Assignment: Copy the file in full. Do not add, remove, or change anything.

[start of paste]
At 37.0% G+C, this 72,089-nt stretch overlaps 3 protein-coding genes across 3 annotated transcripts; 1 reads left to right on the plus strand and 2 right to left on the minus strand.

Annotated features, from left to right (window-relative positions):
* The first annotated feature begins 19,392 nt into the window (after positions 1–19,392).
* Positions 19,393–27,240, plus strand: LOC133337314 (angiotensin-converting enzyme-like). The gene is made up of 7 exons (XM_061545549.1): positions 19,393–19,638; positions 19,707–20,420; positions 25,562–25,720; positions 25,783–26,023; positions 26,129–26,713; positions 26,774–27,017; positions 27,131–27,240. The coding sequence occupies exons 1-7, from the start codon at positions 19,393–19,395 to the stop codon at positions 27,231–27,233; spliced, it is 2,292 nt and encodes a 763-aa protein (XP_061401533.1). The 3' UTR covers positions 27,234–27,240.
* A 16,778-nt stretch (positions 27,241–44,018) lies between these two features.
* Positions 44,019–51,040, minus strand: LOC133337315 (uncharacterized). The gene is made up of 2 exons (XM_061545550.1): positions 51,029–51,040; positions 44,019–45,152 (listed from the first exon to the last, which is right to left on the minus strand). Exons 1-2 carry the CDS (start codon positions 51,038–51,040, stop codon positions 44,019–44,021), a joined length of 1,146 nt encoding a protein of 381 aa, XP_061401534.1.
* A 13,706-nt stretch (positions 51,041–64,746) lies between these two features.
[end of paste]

At 37.0% G+C, this 72,089-nt stretch overlaps 3 protein-coding genes across 3 annotated transcripts; 1 reads left to right on the plus strand and 2 right to left on the minus strand.

Annotated features, from left to right (window-relative positions):
* The first annotated feature begins 19,392 nt into the window (after positions 1–19,392).
* Positions 19,393–27,240, plus strand: LOC133337314 (angiotensin-converting enzyme-like). The gene is made up of 7 exons (XM_061545549.1): positions 19,393–19,638; positions 19,707–20,420; positions 25,562–25,720; positions 25,783–26,023; positions 26,129–26,713; positions 26,774–27,017; positions 27,131–27,240. The coding sequence occupies exons 1-7, from the start codon at positions 19,393–19,395 to the stop codon at positions 27,231–27,233; spliced, it is 2,292 nt and encodes a 763-aa protein (XP_061401533.1). The 3' UTR covers positions 27,234–27,240.
* A 16,778-nt stretch (positions 27,241–44,018) lies between these two features.
* Positions 44,019–51,040, minus strand: LOC133337315 (uncharacterized). The gene is made up of 2 exons (XM_061545550.1): positions 51,029–51,040; positions 44,019–45,152 (listed from the first exon to the last, which is right to left on the minus strand). Exons 1-2 carry the CDS (start codon positions 51,038–51,040, stop codon positions 44,019–44,021), a joined length of 1,146 nt encoding a protein of 381 aa, XP_061401534.1.
* A 13,706-nt stretch (positions 51,041–64,746) lies between these two features.